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Have AstraZeneca's shareholders blown it?

by Elsa Buchanan on May 20, 2014 at 07:24

'Until then there is a chance that major AstraZeneca shareholders, many of whom Pfizer are said to have spoken to during the process so far, could encourage the AstraZeneca board to reconsider.’

While analysts at Citigroup and Deutsche Bank reiterated a 'buy'  and 'hold' rating on shares of AstraZeneca respectively last week, the latest recommendation came from Credit Suisse before the weekend, with a 'neutral rating. Societe Generale also issued a 'hold' rating on the stock.

Still, closing prices on Monday showed AstraZeneca was down 11.11% on the day at £41.21 - far from the £55 offer - down as much as 14.5% earlier. Meanwhile, the stock is still up 18.11% over one year versus 1.11% gain on FTSE 100.

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2 comments so far. Why not have your say?


May 20, 2014 at 09:28

There seems to be a real mess in UK Takeover rules these days. Back in the '80s when Hanson, BTR & Hawley Leisure were all aggressively active in paper/cash takeovers the rules were pretty clear. All deals had to be transparent, reported to the LSE in a timely and proficient manner and 'bids' invariably had to be communicated directly with shareholders in writing. I fear the current malaise in UK is far from equitable to ALL shareholders irrespective of size. Like many things in British society there has been a steady creep into dishonesty and stealth.

According to TV reports y'day there have been 4 bids. The first was on 5th January £46.61, then 2nd (?) May £50=, then £53.50 then Sunday's £55+. Dates and details E&OE. The first point to make is that ANY bid must be made during LSE market hours. Pfizer and their advisers, as well as AZN too, blew this outside market hours. Second point is that the 'approach' on 5th Jan was NOT relayed to market. In Redmayne-Bentley's Equity Insight of 1st May they write "Hard on the heels of XXX came confirmation of Pfizer's long rumoured bid approach for AZN" and later in same EI they write "News broke this week that....Pfizer had contacted AZN over a possible bid"

So it seems that there is a lot of confusion and shenanigans over who sees what when & why. The role of LSE & FCA is to ensure that ALL shareholders receive fair access to market and company information at all times. In big global corporate takeovers these days it would appear that institutions get unfair advantages on information.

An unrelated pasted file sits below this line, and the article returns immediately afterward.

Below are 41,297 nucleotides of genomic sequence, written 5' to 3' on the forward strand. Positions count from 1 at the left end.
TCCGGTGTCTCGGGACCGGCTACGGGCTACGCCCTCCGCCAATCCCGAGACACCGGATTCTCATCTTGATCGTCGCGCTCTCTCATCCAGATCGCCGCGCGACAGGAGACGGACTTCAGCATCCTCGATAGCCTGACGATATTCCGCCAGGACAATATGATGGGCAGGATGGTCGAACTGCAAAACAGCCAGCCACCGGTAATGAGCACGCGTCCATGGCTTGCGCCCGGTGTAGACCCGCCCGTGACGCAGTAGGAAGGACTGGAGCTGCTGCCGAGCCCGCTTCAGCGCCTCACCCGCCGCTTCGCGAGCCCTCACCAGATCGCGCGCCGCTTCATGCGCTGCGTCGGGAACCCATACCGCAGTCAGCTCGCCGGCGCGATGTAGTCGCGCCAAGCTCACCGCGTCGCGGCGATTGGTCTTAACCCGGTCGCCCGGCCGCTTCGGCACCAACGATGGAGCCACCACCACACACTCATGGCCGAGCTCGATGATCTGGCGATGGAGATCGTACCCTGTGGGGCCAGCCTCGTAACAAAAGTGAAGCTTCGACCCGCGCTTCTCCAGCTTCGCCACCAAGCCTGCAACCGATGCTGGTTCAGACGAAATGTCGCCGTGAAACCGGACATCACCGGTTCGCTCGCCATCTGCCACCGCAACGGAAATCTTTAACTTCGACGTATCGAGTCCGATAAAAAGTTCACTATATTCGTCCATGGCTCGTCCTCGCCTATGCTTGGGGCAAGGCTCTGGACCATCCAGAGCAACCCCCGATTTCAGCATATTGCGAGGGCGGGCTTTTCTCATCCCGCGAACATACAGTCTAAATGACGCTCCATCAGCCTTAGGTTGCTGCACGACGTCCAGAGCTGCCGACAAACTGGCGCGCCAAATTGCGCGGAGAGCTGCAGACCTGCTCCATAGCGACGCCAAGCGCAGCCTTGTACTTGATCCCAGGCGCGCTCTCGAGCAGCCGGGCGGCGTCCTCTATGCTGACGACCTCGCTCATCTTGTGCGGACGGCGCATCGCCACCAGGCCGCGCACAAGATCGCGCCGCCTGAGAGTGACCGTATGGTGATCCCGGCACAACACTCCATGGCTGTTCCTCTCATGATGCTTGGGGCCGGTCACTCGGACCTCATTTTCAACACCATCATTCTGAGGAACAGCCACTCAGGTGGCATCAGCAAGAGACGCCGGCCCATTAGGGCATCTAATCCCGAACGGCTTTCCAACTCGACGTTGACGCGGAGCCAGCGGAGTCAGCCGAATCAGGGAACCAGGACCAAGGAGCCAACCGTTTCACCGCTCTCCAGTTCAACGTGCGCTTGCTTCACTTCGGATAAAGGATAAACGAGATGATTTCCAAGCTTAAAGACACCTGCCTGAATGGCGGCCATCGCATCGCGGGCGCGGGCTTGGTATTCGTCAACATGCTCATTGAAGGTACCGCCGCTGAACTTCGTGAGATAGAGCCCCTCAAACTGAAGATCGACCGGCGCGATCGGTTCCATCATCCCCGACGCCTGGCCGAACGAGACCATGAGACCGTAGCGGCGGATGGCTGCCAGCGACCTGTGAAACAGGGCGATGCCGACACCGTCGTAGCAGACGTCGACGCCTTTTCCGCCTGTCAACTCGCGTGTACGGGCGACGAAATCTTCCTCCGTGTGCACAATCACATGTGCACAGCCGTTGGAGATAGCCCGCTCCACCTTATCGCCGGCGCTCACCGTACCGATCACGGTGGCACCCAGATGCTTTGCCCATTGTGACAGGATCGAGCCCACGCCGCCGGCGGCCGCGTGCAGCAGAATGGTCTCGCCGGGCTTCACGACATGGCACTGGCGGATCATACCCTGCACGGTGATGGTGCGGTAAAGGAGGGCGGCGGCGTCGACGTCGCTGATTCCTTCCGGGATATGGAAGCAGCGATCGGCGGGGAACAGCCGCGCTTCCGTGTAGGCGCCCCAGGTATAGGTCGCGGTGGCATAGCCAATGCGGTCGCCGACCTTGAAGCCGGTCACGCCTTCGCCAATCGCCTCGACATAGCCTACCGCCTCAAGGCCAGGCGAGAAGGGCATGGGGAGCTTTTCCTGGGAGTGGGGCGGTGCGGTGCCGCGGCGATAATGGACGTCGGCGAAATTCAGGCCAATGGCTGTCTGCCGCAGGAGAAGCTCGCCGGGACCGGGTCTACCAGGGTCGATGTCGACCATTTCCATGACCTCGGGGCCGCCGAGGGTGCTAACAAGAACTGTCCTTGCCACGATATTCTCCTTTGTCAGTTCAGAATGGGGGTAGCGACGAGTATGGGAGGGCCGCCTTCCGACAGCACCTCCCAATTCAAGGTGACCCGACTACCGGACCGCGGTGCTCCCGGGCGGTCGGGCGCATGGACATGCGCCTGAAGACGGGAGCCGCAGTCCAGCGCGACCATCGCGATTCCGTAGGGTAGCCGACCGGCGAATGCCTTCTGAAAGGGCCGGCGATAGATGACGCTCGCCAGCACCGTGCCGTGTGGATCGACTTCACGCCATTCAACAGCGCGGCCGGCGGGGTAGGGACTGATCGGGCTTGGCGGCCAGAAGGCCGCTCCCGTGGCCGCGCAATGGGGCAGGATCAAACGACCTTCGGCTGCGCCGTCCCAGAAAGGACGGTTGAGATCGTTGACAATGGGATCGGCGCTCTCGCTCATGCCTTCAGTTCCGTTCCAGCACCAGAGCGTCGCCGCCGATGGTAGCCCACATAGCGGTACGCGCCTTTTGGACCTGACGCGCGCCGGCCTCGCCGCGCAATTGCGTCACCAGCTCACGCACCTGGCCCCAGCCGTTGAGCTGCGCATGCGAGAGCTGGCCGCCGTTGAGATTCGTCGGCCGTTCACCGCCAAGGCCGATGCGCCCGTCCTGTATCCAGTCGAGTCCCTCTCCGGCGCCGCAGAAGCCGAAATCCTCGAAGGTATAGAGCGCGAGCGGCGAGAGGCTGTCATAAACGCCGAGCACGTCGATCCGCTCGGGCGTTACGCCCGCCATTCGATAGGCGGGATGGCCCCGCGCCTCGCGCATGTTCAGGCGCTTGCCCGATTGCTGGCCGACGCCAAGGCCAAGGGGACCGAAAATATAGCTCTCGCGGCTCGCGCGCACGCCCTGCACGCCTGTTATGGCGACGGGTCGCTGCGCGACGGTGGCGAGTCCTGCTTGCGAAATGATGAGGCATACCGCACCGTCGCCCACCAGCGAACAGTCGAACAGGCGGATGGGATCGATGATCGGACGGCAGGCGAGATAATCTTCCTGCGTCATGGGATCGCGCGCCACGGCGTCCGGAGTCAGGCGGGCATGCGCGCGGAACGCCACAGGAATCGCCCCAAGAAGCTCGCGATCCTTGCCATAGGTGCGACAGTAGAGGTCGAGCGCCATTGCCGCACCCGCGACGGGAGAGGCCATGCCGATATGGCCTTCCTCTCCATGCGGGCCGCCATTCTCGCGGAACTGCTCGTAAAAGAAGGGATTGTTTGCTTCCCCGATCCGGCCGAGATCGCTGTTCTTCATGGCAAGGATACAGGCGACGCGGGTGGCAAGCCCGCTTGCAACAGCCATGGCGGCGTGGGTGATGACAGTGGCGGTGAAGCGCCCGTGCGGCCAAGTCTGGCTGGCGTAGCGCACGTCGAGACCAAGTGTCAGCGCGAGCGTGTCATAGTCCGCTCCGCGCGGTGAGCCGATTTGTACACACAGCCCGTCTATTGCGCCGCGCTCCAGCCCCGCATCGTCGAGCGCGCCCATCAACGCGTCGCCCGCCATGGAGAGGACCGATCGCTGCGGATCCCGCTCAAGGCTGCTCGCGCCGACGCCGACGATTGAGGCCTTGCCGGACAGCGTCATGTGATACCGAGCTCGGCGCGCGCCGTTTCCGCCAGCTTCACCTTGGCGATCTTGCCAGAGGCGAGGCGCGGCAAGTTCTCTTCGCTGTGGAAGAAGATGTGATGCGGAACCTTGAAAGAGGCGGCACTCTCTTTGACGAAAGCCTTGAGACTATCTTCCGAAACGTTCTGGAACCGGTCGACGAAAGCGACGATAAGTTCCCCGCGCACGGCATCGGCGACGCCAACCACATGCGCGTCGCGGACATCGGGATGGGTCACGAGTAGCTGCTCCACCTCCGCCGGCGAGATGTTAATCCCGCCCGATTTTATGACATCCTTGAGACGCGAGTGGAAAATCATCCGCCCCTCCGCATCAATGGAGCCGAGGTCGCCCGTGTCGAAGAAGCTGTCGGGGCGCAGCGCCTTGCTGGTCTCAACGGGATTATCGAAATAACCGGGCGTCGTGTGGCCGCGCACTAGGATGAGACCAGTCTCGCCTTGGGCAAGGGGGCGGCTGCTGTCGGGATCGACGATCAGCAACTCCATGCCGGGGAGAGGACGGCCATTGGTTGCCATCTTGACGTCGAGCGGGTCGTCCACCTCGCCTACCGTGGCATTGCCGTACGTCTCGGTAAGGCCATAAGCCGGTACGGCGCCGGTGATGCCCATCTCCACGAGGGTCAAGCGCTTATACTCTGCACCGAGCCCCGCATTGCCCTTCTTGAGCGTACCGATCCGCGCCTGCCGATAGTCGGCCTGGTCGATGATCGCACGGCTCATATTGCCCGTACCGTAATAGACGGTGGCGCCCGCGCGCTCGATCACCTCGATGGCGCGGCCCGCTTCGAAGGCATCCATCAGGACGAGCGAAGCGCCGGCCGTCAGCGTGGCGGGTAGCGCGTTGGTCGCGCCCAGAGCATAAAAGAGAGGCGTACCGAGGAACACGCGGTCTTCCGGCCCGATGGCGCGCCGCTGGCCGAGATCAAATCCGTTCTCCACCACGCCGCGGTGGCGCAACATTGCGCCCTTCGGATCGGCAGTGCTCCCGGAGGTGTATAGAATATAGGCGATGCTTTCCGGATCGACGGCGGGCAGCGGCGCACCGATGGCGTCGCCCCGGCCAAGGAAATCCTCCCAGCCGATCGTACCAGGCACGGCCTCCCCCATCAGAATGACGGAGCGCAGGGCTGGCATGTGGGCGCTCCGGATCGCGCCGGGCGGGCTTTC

Finally the opaque nature of Takeover Panel rules need investigating too. Further tightening of the definition of 'Indicative', 'final' and a host of other procedures need looking at.

My Twiiter conversation with Ian King of Sky y'day throws further light on this confusion-

CoeurDeLion ‏@Coeurdelion87 · 19h

What do TakeOver rules say about shifting bid from INDICATIVE to FORMAL & then unwinding FINAL bit? Answers on postcard @iankingsky

Ian King ‏@IanKingSky · 18h

@Coeurdelion87 Good question. Offer is indicative but the Panel tell me that 'Final' still means 'Final' in this instance.

Louise Cooper in her great analysis reflects "Reading through the AZN release suggests that the Board may be willing to negotiate with Pfizer if its Board is willing to move up to £58.85" and this is the same price that your article above that Garnry of Saxo mentions. Whether it's the same reference who knows?

Q. When is a bid NOT a bid and when is it indicative, non-indicative, phaseable & 'final'?

Some clarity and transparency here might just assist ALL shareholders. Takeover Panel? Treasury Select Committee? LSE? FCA? Uncle Tom Cobbly?

By the way in case anyone hasn't notice Directors dealings in Pfizer a few months ago looks like a great arbitrage.

Oh for the days of Lord Hanson!

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Gavin Palmer

May 25, 2014 at 06:58

In terms of value serial acquirers only buy cheap, so it depends whether you prefer value for the future over getting a serial takeover and financial geared system that will fall off a cliff when the party stops. Other than those playing the takeover premium for value investors I wouldn't want Pfizer and the rerating for Astra has started thanks to the publicity. All helpful. Await the efforts of the bankers to try to gain their fat fees by pushing it, wonder when they will stop as the losses mount and who leaves first?!

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